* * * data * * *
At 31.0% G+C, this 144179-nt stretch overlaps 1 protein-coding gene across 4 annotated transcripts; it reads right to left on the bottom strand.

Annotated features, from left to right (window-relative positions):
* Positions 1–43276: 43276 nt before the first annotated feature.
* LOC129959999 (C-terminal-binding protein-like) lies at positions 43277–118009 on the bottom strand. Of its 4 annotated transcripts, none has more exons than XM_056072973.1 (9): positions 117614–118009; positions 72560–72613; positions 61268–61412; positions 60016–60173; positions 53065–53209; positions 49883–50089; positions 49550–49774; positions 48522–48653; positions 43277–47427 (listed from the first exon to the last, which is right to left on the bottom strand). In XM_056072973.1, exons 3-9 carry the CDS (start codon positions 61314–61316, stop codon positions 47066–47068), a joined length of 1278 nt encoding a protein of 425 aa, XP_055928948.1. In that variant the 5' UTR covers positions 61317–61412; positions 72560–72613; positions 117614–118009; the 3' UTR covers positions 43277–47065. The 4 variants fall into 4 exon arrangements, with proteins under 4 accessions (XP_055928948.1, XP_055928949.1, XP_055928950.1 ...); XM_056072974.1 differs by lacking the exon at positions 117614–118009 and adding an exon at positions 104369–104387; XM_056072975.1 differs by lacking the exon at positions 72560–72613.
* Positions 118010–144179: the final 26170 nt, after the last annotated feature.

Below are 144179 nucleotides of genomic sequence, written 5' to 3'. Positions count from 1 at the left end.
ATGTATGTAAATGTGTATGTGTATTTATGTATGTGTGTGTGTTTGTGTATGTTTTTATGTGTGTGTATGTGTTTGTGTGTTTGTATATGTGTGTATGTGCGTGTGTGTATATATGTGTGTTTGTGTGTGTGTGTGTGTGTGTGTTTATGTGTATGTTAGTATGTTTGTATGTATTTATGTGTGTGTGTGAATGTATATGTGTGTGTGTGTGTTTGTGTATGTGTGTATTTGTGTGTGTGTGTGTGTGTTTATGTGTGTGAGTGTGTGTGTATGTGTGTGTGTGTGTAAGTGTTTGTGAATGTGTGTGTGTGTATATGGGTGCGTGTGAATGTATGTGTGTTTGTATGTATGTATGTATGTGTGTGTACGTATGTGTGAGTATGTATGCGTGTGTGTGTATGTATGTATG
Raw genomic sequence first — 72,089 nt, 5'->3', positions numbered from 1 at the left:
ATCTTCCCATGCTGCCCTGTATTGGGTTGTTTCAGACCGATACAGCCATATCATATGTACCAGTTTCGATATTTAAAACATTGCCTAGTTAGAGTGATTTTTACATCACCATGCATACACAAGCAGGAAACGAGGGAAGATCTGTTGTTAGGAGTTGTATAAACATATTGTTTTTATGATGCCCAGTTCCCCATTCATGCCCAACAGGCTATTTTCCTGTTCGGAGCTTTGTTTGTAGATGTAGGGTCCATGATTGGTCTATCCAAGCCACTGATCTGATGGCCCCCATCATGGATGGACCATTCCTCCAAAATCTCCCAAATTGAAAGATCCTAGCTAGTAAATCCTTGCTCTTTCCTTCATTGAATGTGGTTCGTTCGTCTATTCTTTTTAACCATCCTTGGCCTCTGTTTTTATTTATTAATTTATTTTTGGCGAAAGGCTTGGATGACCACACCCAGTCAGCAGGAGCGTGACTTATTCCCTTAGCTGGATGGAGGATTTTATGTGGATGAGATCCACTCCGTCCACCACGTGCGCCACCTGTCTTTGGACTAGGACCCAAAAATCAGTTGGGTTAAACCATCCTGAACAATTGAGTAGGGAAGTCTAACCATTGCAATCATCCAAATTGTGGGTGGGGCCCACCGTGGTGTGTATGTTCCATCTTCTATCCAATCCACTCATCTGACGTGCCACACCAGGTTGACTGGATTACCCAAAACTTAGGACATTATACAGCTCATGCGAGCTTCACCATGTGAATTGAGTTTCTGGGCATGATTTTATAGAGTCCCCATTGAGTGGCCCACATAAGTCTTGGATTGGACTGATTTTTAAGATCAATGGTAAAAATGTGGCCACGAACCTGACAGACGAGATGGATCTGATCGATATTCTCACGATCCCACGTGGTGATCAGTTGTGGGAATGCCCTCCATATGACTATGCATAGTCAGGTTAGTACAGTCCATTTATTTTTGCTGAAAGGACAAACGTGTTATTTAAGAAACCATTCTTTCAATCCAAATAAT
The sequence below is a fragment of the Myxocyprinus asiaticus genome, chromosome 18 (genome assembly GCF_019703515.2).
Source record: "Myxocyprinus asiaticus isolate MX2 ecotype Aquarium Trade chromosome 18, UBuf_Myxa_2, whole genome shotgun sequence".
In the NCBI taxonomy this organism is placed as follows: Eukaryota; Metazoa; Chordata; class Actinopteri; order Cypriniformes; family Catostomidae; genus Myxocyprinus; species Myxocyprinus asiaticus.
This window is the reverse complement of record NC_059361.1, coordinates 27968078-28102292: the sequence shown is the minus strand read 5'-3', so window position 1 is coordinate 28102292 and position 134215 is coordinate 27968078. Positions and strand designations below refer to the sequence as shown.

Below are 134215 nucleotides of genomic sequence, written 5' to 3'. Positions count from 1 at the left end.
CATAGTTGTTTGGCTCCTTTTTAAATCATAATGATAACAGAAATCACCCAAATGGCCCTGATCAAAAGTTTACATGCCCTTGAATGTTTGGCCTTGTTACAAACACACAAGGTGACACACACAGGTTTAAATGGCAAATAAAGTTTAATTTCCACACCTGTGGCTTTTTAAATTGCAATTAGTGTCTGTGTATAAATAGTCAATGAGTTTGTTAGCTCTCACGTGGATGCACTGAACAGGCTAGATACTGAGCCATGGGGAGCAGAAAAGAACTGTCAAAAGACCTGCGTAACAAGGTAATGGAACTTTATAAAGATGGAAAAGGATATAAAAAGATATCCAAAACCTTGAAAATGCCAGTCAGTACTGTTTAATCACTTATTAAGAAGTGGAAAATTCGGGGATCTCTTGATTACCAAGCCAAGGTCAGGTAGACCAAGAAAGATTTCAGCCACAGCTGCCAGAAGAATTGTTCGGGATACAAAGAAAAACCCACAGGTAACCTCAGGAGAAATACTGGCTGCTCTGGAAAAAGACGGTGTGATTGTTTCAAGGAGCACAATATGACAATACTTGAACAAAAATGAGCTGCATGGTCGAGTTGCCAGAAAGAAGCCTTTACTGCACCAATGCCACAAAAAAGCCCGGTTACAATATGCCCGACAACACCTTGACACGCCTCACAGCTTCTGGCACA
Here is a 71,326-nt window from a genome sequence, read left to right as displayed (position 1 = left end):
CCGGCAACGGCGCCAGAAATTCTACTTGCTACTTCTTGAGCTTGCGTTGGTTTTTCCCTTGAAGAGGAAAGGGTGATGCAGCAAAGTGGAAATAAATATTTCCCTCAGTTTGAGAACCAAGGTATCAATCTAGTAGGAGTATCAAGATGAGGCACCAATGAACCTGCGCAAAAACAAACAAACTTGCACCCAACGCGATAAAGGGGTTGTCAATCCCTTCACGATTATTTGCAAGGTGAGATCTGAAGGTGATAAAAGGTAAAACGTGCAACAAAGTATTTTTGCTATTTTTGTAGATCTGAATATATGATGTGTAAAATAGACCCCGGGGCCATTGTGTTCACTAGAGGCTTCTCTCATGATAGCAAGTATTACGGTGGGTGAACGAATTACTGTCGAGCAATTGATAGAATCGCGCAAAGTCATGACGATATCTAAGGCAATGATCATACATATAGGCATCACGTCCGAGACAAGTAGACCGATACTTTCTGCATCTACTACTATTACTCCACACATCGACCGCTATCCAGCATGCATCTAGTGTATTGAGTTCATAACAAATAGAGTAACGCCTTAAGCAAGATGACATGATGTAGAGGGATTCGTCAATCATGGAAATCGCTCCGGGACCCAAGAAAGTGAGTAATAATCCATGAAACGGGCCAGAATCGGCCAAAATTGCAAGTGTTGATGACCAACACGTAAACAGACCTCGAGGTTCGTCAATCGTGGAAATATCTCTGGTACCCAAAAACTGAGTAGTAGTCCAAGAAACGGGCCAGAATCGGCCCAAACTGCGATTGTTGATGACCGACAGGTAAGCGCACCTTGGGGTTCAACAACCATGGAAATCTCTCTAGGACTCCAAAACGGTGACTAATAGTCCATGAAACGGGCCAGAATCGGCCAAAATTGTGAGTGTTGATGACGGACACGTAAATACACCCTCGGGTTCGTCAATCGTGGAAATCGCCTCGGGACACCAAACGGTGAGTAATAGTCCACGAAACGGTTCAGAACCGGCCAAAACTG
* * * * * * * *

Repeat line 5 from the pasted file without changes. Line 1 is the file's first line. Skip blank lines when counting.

* Positions 118010–144179: the final 26170 nt, after the last annotated feature.